On first read, this was when I realized that I was reading a poetry collection that was also a unified narrative. If this were a romantic comedy, this is where everything would go into slow motion and the telltale music would start. My temptation is to tell you why I loved each and every one of these poems, but I want you to get the chance to read them for yourself, to fall in love in your own way.

Aptowicz turns the faintly ridiculous language of porn ads into poems, mixed with others about her boyfriend, her struggle to pay rent, her co-workers laughing at her because when you're the porn girl you cannot ask the office "why is my desk wet?" without inspiring general hilarity. There are poems that meld the faintly ridiculous and monotonous dialogue of porn with the monotony of office life until you will want to snort your midmorning coffee out of your nose, wondering how and why you're still slightly horny.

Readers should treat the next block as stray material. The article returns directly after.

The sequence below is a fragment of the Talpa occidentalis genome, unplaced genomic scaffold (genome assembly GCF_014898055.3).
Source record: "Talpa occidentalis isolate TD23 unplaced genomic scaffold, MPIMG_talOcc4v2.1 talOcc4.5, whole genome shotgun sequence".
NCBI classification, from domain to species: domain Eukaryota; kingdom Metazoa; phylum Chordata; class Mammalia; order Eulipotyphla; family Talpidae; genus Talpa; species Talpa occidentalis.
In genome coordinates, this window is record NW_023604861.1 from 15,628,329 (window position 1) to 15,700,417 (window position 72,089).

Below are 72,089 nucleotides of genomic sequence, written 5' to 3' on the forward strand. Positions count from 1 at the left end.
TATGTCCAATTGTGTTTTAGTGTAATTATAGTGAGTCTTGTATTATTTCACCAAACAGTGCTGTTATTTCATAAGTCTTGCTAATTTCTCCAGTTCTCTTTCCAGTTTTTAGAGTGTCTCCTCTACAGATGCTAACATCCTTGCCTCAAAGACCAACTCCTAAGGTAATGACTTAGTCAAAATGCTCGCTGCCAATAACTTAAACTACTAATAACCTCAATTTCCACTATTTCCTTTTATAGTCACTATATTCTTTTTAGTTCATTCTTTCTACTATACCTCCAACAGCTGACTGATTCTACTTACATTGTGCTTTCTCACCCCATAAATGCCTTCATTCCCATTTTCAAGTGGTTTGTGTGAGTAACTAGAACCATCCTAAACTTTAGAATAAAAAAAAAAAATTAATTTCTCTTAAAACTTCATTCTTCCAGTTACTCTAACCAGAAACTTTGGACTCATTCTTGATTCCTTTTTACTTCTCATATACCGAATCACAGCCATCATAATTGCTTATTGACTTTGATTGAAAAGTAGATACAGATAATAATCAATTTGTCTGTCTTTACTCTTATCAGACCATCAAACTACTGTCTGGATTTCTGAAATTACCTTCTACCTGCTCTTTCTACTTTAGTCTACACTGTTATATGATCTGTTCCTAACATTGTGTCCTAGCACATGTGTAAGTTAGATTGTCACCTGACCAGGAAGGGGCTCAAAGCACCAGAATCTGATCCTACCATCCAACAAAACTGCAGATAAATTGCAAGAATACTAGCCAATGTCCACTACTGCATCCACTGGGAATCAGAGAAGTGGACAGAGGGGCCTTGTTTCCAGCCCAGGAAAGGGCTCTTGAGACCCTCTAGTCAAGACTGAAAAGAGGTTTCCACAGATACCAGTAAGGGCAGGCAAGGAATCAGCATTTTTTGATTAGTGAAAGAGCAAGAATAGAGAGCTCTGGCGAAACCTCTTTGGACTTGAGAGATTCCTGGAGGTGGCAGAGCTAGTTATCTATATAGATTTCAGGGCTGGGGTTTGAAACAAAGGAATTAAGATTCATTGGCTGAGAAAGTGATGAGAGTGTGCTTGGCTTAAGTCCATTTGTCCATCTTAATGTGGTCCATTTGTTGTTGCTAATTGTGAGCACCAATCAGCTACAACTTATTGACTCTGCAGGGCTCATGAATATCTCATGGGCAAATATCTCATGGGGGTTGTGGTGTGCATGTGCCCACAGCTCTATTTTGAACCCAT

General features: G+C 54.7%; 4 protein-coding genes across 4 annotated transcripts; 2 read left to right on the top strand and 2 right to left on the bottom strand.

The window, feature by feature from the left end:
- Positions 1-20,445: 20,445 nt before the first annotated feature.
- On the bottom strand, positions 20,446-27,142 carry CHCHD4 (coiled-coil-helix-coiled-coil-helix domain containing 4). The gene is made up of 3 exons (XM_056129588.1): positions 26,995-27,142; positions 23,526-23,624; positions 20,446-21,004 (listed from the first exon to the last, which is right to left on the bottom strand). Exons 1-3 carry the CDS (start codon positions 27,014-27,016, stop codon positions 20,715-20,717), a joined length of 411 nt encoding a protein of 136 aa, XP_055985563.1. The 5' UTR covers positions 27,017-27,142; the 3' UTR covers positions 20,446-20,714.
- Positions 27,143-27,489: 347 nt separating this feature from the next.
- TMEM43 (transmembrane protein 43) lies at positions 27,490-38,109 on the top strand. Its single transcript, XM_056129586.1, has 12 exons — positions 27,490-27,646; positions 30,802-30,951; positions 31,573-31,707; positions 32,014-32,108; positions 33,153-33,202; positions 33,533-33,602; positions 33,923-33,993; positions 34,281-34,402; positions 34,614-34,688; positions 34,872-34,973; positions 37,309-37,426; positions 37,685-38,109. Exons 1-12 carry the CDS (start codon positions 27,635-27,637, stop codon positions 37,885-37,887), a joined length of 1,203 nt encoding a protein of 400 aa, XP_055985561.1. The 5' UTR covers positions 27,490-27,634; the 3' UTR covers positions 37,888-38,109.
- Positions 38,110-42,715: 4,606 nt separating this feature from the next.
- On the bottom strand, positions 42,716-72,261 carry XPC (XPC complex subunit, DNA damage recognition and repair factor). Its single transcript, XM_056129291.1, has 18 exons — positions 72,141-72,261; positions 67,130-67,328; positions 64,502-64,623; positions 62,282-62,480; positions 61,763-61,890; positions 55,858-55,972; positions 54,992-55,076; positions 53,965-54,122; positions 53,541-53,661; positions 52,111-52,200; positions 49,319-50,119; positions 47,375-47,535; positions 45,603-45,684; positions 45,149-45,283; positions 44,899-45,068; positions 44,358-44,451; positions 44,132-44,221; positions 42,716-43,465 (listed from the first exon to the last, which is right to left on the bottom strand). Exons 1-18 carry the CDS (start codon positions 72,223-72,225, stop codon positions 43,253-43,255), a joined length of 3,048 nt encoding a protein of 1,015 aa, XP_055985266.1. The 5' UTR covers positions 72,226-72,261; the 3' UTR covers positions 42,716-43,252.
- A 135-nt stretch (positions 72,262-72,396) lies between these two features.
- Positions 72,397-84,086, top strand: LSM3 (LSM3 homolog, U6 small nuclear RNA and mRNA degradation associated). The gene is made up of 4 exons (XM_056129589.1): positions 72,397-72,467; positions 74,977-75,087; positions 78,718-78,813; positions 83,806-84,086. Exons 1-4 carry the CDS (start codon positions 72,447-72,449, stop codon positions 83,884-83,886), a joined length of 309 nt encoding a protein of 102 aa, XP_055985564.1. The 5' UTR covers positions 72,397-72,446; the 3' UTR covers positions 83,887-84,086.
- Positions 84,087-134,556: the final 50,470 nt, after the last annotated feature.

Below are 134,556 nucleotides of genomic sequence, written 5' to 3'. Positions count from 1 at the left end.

No love affair is complete without a few moments where you realize that however much you love the other, the two of you differ on some things. For instance, I don't believe the first woman to consent to a titty-fuck "was an idiot," and I don't think people who don't fuck to pounding bass are "pussy." But New Millenial Badass made me forget those moments of discord. While I've never worked as the porn girl, I understand being the "resident troublemaker" and badass. The poem re-empowered me, the way a good partner should, reminding me that, like Aptowicz, every paycheck I deposit from my day job buys me a little time to write "[p]oetry so hardcore," even while I share her blues in Back to The Basics that the language I write in for money all day tends to infect my creative work.